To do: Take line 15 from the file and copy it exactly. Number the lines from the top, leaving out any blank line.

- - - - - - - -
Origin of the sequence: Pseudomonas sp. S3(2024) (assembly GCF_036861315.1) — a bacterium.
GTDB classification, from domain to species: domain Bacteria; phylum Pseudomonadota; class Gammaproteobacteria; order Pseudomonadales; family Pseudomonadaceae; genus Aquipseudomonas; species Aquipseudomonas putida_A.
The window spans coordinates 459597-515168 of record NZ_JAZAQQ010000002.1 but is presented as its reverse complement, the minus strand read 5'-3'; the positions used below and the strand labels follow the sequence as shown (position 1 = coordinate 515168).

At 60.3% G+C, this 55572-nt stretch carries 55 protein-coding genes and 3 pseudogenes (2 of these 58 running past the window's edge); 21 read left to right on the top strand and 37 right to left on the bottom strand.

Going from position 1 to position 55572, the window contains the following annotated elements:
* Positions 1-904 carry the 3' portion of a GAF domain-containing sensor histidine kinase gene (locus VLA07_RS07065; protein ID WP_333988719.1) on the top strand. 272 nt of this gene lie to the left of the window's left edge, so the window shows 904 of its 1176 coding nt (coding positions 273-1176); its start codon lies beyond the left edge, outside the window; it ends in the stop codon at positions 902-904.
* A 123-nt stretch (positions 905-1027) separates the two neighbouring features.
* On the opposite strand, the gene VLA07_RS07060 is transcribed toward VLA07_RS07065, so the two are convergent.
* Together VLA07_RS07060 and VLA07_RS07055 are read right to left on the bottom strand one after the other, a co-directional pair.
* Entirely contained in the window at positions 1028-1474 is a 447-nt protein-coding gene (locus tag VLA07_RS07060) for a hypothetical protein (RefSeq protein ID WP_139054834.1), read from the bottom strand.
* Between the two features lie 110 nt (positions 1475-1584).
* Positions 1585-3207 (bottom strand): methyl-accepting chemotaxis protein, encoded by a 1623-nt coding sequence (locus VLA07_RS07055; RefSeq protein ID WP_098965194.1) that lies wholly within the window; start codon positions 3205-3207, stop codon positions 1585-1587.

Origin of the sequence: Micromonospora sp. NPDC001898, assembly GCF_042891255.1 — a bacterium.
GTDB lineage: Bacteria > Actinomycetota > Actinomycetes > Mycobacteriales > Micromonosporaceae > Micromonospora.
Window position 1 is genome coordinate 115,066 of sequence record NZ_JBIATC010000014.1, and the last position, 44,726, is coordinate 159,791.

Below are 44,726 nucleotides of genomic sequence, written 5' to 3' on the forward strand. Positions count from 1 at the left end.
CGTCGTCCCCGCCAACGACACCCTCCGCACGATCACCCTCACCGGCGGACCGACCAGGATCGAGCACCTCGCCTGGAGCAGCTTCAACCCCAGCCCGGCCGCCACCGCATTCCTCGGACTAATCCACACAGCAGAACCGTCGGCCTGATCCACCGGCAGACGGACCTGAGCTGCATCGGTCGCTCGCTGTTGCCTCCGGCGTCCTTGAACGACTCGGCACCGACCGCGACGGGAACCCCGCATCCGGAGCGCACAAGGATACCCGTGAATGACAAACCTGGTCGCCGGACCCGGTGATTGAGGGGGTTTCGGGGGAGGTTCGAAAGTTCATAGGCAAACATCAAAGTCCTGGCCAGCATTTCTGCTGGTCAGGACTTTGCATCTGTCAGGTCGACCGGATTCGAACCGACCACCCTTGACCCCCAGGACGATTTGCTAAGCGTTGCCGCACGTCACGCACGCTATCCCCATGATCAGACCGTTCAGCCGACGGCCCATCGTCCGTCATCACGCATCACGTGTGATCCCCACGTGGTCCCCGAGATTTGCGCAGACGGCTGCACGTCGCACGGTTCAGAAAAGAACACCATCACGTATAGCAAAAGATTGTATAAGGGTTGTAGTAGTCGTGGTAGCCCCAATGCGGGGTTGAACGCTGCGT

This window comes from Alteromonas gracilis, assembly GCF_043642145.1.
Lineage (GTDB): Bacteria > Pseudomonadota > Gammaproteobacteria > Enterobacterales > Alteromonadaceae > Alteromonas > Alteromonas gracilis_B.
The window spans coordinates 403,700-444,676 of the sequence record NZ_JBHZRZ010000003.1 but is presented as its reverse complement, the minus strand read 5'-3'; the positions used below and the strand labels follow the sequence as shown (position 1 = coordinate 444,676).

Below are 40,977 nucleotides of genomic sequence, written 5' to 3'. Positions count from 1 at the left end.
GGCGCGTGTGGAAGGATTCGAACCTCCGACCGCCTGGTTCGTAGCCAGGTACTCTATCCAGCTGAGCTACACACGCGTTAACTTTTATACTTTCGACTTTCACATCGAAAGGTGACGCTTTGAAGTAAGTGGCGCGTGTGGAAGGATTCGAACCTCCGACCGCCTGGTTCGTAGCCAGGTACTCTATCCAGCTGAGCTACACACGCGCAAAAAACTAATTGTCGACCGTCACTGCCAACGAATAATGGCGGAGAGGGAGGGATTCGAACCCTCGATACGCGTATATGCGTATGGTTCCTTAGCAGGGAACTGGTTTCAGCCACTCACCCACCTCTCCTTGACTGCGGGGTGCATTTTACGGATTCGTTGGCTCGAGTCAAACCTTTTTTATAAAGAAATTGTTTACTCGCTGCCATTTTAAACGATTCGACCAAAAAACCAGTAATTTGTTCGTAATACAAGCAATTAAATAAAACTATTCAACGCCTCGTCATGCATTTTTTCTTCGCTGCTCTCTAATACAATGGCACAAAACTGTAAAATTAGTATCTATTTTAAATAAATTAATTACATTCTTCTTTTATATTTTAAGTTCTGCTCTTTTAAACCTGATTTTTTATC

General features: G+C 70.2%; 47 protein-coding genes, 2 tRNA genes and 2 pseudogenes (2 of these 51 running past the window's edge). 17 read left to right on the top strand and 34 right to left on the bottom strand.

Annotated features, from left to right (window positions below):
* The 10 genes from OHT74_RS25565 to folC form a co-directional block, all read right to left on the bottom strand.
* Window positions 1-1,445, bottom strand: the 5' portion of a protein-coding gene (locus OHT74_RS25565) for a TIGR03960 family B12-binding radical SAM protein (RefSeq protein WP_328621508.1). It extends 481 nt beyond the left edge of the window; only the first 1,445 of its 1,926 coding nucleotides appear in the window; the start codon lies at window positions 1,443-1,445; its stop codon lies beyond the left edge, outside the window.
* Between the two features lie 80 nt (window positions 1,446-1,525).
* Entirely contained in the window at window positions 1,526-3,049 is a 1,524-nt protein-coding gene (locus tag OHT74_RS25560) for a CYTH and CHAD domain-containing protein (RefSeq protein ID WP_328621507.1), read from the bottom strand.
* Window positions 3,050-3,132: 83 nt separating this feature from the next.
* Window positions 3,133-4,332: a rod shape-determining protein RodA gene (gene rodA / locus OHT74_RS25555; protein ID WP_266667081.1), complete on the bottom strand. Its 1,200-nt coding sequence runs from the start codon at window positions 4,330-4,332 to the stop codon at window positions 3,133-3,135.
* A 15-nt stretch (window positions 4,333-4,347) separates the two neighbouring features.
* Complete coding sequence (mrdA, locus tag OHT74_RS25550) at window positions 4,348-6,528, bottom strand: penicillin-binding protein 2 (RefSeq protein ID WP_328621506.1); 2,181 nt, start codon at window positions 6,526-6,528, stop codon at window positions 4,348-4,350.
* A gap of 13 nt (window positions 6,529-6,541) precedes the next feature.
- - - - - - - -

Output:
Window position 1 is genome coordinate 115,066 of sequence record NZ_JBIATC010000014.1, and the last position, 44,726, is coordinate 159,791.